The world of licenses: deal with MIT license
In previous articles, I tried to talk about the GPL and BSD licenses , their history, types and how they differ from each other. This time I will try to consider another, slightly less popular license - X11 (MIT) license.
X11 (MIT) license
The history of this license begins in 1984, when the idea of creating a graphic subsystem called “X” arose in the computer science laboratory of the Massachusetts Institute of Technology. The name came about as the name of a follower of a similar “W” system used for the “V” operating system. In the English alphabet, as you know, “X” follows “W”. The first release of X1 was the first truly independent graphics hardware.
Development progressed rapidly and in early 1985, the X6 was released. It seems that the license under which this version was released was not free, because the product was distributed to interested groups of developers for money. However, X9 was already released in September 1985 under a free license, which later began to be called the MIT license (MIT license). Later, the version number in the product name grew to 11 and the system began to develop as X11 (released in September 1987). By this time, the institute had ceded the rights to the system of the specially created organization X Consortium, Inc. After that, all versions of the product became known as “X11”, and its releases began to be named differently, starting with X11R2 (released in January 1988) and X11R7.3 (released in September 2007). True, not all versions were released by the X Consortium, as this organization disbanded in 1996 and the project's banner was first raised by The Open Group (1997), which eventually formed the X.Org Foundation in 2004. But this is another story that deserves a separate article.
What does the X11 license contain ? It practically repeats the license of 2 BSD clauses (FreeBSD license), only lists more detailed permissions instead of “Redistribution and use are allowed, both in source code and in binary form, with or without modification” MIT license says the following (mine translation): “This permission is given free of charge, to any person who receives a copy of this software and related documentation to use the software without prohibitions, without restrictions on the rights to use, copy, modify, combine, publish, distribute wounding, sublicensing, and / or selling copies of the software and permits those who are provided with the software to do so. ”. It is noticeable that the X11 license is more verbose, besides it does not contain an enumeration of points, who knows, maybe this also served as the fact that the license gained considerable popularity. I must say that the original version of the X11 license, among other things, also contained a ban on the use without permission of the name X Consortium in advertising and other materials used to promote its software. In this, it looked like a license of 3 BSD points.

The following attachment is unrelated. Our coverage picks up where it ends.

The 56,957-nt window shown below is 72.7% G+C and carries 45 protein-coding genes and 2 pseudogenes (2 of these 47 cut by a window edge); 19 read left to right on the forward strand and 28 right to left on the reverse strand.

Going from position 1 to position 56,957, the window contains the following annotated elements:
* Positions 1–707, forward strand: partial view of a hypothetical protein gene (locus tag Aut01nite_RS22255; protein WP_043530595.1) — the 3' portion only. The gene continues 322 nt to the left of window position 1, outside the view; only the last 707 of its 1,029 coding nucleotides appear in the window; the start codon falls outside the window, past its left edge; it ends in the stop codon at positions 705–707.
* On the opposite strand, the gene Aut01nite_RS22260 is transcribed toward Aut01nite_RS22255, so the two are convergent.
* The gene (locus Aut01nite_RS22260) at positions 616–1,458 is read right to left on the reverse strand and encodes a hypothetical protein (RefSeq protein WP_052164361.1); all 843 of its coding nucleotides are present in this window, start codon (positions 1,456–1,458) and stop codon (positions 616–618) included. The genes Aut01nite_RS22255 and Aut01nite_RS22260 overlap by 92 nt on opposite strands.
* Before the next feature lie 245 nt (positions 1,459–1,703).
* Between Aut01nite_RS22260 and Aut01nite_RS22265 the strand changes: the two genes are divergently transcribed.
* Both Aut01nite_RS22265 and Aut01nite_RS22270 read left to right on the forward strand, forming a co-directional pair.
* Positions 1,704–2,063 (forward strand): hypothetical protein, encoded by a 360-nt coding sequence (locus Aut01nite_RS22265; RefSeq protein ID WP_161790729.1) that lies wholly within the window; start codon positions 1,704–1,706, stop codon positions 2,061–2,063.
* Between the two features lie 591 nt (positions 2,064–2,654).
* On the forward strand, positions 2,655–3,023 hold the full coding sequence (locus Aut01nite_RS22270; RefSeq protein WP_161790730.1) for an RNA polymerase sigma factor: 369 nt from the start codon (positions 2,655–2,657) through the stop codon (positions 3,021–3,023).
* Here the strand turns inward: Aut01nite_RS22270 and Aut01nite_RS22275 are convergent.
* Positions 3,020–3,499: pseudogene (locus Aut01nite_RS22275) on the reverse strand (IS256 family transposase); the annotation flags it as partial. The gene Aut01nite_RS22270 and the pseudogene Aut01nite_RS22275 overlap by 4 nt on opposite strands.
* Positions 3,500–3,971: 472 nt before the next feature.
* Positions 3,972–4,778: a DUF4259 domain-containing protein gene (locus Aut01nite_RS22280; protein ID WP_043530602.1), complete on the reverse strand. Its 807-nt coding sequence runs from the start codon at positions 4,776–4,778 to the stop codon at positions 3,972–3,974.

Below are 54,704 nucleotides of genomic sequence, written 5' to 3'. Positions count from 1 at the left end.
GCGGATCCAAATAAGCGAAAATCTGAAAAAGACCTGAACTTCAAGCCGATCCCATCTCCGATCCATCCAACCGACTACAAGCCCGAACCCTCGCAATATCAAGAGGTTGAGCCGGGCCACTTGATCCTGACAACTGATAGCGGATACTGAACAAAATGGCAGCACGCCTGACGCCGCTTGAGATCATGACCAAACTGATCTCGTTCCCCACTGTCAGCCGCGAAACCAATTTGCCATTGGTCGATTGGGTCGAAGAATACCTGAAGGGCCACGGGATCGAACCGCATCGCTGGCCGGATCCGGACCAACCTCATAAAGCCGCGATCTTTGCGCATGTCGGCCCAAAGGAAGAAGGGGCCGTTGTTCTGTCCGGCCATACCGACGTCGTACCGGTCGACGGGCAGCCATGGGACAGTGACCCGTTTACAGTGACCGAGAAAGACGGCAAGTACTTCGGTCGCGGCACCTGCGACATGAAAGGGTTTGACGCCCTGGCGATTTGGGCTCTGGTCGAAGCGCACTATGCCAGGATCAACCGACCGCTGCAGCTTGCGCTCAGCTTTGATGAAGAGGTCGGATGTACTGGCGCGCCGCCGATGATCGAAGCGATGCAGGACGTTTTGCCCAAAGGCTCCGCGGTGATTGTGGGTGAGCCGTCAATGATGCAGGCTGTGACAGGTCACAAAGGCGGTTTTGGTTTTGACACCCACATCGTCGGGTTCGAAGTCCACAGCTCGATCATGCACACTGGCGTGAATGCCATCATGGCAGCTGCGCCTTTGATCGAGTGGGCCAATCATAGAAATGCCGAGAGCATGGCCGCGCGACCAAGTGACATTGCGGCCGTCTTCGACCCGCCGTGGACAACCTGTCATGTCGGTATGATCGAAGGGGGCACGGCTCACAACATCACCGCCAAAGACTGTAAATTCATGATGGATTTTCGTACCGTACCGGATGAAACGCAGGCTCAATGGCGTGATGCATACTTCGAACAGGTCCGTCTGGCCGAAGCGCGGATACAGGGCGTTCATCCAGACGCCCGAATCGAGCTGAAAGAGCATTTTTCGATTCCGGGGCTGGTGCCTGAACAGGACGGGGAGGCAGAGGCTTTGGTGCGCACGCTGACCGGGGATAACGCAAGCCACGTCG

The "final" version of the license in the form in which it is now distributed, the license received in the form of the so-called Expat license . This option differs only in that it does not offer X Consortium.
Obviously, in a large organization like MIT, there is more than one license. Below I would like to give the results of my research in the field of what other licenses exist from the Massachusetts Institute of Technology:
- license for non-commercial use of the JHU-MIT Proxy Re-cryptography Library;
- License GSEA Software License;
- Free License jRNE Freeware License;
- END-USER LICENSE AGREEMENT FOR MIT LFM SOFTWARE ;
- Paradoja license ;
- CONSORTIUM AGREEMENT ;
- In addition, there are licenses such as EXCLUSIVE PATENT LICENSE AGREEMENT and MIT PRESS INSTITUTIONAL LICENSE AGREEMENT.
As you can see, licenses from MIT do not end with the simplest one, therefore, it is historically more correct to call the MIT license either X11 or Expat. But in our time, a large cohort of software has already been formed that is released under a license, which the software authors themselves called MIT. Today, many developers and organizations (including the Open Source Initiative ) do not distinguish between X11, Expat, and MIT licenses, calling all licenses one common term “MIT license”.
In general, the MIT license allows you to freely use someone else's work. In the event that you will distribute your product in which there will be other people's codes licensed under the MIT license, you are required to indicate the copyrights of the authors of the codes, the license text and disclaimer. In fact, you should duplicate the text of the license you received in your product. The MIT license is not a copyleft license, that is, it does not require the product you will distribute to be open, you can use any codes under the MIT license in any of your open or closed projects.
It should also be noted that the MIT license is compatible with the GPL. That is, you can release a product under the GPL, part of which will be code with a MIT license.
XFree86 license v1.1
In the context of the MIT license, it’s worth a little talk about the XFree86 v1.1 license. XFree86 is a variant of X Window that was designed for UNIX systems running IBM PC-compatible computers in the early stages. Initially, this product was distributed under the MIT license, and only in 2004 the license was changed . The changes were serious: 4 points appeared, the emphasis on the requirements for the mandatory indication of copyrights in binary and source codes and the mandatory indication of a certain line in the documentation for the software. The last moment related to the documentation made this license incompatible with GPLv2, at that time the latest version of the GPL. GPL compatibility was brought only by the GPLv3 released in 2007. XFree86 license v1.1 is considered compatible with this version.
PS: if you find inaccuracies or errors in the article, please let me know in the comments or by email